Tuesday, January 22, 2008

New Program in Cognitive Neuroscience - UC Irvine

A new doctoral-level program in Cognitive Neuroscience has recently been established here at UC Irvine. Although it is housed in the Department of Cognitive Sciences, it is a multidisciplinary program with participation from faculty members with primary appointments in departments ranging from Neurobiology and Behavior to Radiology. The program is approved to commence with the 2008-2009 academic year. A formal announcement with links to program details will follow. In the meantime, check out the list of participating faculty:

Alyssa Brewer - Human vision, fMRI, neurology
Lawrence Cahill - Memory, Emotion, functional imaging
Nicole Gage - Development, autism, language, MEG
Emily Grossman - Biological motion, fMRI, TMS
Gregory Hickok - Speech/language, fMRI, neuropsychology
Donald Hoffman - Visual perception, EEG, fMRI
Mary-Louise Kean - Language processing, fMRI, neuropsychology
Leonard Kitzes - Mammalian auditory system
Jeffery Krichmar - Memory, vision, Computational neuroscience
David Lyon - Primate visual system
James McGaugh - Neurobiology of memory
Tugan Muftuler - fMRI, cognition
Michael Rugg - Memory, fMRI, EEG
Kourosh Saberi - Hearing, fMRI
John Serences - Attention, vision, fMRI
George Sperling - Vision, memory, attention, fMRI
Ramesh Srinivasan - Consciousness, sensory systems, EEG
Norman Weinberger - Auditory cortex physiology, plasticity, learning, and memory
Fan-Gang Zeng - Hearing, clinical audiology

Tuesday, January 15, 2008

ERP Boot Camp

The ERP Boot Camp, an NIMH-funded summer workshop on the ERP
technique, will be held July 7-17 2008 at UC-Davis. Please forward
this announcement to students, postdocs, and faculty who might be
interested in attending.

The ERP Boot Camp is an 11-day introduction to the ERP technique. It
is intended for beginning and intermediate ERP researchers, or people
who are interested in getting started in ERP research. It is designed
for both basic scientists and clinical researchers.

The topics will include:

1) Where do ERPs come from? What do they mean?

2) ERP components

3) The design and interpretation of ERP experiments

4) EEG data acquisition

5) Filtering, artifact rejection, and artifact correction

6) Measuring and analyzing ERP components

7) ERP localization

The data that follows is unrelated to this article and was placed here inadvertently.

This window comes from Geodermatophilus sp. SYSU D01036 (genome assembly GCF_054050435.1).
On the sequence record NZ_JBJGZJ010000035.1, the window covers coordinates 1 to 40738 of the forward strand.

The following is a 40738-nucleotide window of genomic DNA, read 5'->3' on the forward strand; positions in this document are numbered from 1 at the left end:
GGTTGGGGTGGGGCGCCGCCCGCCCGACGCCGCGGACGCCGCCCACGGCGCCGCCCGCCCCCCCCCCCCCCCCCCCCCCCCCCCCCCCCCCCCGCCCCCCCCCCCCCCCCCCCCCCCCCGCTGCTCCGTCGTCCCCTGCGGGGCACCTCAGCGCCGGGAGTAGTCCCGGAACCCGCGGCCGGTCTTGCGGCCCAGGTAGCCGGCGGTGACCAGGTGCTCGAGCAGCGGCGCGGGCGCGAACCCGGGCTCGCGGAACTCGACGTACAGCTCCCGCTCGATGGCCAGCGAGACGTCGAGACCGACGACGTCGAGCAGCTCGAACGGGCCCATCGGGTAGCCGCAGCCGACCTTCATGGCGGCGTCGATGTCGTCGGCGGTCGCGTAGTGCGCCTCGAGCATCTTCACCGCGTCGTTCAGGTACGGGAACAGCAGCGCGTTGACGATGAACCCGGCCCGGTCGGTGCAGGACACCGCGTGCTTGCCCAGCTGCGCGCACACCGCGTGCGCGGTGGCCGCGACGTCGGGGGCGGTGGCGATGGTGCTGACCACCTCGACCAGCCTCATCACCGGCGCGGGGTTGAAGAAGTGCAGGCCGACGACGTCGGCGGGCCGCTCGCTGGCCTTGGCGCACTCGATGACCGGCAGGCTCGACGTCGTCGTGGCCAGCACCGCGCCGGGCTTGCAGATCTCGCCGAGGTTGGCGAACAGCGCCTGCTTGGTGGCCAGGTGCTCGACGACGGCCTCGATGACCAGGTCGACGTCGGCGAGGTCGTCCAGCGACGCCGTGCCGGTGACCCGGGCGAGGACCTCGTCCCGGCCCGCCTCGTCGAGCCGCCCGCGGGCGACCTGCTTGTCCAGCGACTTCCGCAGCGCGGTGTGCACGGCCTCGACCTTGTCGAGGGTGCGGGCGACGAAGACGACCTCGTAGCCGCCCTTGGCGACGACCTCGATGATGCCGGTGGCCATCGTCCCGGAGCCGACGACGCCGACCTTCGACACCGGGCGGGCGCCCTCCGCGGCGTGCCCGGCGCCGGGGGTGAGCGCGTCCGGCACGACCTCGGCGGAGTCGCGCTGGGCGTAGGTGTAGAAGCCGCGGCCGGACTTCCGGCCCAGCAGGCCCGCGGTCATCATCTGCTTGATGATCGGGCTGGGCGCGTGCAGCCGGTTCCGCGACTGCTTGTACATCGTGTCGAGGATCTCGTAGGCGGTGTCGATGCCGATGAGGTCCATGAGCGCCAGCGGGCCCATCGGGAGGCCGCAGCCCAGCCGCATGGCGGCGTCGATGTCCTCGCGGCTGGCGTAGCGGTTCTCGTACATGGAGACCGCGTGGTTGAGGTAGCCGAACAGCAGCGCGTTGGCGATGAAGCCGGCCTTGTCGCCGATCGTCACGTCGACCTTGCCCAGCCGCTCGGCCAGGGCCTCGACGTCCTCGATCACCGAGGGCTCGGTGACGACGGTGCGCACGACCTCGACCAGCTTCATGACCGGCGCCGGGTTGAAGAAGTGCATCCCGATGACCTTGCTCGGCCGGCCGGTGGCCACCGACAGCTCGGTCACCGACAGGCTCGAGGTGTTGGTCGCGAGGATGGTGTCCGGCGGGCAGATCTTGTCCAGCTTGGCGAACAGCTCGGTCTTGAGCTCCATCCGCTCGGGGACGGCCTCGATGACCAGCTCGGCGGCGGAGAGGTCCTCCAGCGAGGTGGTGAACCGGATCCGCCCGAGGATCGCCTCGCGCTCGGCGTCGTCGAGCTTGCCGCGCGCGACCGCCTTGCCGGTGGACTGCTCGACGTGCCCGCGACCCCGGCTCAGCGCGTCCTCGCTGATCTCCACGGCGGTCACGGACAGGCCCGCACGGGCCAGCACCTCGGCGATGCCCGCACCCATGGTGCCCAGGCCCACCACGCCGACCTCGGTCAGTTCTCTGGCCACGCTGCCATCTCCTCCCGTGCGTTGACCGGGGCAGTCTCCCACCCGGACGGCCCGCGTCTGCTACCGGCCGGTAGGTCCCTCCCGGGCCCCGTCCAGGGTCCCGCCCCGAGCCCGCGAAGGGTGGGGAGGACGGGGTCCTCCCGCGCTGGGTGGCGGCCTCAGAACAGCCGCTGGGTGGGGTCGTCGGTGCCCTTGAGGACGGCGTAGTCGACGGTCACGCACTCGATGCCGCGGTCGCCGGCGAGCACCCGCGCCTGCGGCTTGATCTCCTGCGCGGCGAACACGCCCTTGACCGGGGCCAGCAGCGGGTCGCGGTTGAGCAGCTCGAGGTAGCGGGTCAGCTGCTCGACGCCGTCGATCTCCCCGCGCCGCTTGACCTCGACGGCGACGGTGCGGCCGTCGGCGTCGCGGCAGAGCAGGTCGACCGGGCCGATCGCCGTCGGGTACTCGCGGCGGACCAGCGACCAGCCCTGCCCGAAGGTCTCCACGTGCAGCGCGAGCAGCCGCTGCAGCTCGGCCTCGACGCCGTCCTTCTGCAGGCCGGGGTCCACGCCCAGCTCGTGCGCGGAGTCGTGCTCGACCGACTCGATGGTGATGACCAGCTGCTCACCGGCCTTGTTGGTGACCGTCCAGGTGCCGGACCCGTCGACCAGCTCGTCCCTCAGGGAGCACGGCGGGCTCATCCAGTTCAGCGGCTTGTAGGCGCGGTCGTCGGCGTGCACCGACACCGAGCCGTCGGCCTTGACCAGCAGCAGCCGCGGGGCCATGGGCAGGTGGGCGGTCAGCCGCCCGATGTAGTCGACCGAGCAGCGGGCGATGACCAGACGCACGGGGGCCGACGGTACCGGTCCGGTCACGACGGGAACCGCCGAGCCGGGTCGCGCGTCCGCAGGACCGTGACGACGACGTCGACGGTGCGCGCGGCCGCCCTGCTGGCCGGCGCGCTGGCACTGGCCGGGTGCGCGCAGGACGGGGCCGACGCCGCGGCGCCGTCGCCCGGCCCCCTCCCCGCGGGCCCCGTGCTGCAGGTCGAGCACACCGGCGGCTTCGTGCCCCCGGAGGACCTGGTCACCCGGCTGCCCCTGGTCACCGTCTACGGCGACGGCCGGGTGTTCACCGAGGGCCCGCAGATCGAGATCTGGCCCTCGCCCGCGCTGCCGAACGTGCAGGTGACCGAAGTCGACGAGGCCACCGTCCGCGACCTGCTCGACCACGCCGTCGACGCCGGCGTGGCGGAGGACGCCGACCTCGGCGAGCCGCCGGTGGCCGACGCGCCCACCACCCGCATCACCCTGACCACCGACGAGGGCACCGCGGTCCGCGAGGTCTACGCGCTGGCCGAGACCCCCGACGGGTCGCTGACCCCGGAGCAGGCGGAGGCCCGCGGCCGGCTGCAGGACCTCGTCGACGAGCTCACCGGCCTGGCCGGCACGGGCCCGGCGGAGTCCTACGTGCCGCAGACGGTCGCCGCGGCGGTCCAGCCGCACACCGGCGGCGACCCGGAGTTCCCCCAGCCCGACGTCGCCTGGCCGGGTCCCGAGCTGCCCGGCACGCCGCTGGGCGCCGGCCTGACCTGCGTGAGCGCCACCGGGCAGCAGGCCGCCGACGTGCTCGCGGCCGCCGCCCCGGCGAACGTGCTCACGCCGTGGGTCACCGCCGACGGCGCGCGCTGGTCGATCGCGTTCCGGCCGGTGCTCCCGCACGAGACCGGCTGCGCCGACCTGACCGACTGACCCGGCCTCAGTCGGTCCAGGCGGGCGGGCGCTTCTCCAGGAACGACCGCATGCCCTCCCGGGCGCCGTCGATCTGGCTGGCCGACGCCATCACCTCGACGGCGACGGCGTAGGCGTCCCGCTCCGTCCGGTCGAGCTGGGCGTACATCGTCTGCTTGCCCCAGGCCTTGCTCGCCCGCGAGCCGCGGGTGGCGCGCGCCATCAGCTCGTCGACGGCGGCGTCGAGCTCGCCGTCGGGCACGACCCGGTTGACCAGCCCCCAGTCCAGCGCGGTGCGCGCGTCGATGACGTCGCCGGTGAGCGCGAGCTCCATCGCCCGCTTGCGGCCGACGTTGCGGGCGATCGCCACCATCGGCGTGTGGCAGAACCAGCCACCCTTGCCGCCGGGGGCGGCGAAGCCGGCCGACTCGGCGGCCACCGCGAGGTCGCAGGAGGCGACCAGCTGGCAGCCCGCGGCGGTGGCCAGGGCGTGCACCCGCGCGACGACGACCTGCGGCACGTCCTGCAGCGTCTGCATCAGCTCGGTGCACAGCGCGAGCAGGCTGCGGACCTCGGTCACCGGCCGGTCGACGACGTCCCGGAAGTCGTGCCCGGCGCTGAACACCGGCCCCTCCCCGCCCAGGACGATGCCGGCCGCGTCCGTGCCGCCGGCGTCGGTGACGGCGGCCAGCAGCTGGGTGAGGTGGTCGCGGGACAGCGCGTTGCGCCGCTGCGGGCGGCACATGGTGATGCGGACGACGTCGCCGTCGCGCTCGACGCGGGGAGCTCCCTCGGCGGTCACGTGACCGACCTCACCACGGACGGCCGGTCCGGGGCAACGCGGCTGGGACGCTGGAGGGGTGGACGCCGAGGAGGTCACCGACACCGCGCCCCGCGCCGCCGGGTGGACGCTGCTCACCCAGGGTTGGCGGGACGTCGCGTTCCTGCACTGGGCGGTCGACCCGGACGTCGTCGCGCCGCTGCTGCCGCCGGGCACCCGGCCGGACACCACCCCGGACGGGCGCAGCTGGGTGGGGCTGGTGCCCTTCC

8) Setting up and running an ERP lab

The Boot Camp consists of lectures on these topics, accompanied by
discussions of classic and contemporary ERP papers and guided lab
activities. It is led by Steve Luck, and the faculty includes many
distinguished ERP researchers from UC Davis and other universities.

Participants at previous Boot Camps have come from around the world
and have ranged from beginning graduate students to full professors.
They have included psychologists, neuroscientists, psychiatrists,
neurologists, and speech pathologists. However, predoctoral students
should not apply unless they will have had at least 6 months of
intensive ERP experience before attending the Boot Camp.

We highly encourage the participation of individuals from
underrepresented groups.

Funding is available from NIMH to defray some or all of the costs of
attending the Boot Camp, but is limited to U.S. citizens and
permanent residents. International participants are encouraged to
apply, but they must obtain their own funding.

For more information about the Boot Camp and the application
procedures, see www.ERPinfo.org

Applications are due on March 31, 2008.

Wednesday, January 2, 2008

Graduate student reviews in Journal of Neuroscience

Journal of Neuroscience has a new section (at least, it's new to me) for graduate students and postdocs to write short reviews of recent papers. The format is described as being like a journal club, and as a venue for which junior scientists can "test their analytical and writing skills". Notably, the journal states that overly critical reviews of competitors, or glowing reviews of friend's work will not be considered (although the one I read was pretty glowing). And, they waive the submission fee for this format.

What a great idea. It's wonderful to see a high impact journal take a leadership role in training young scientists.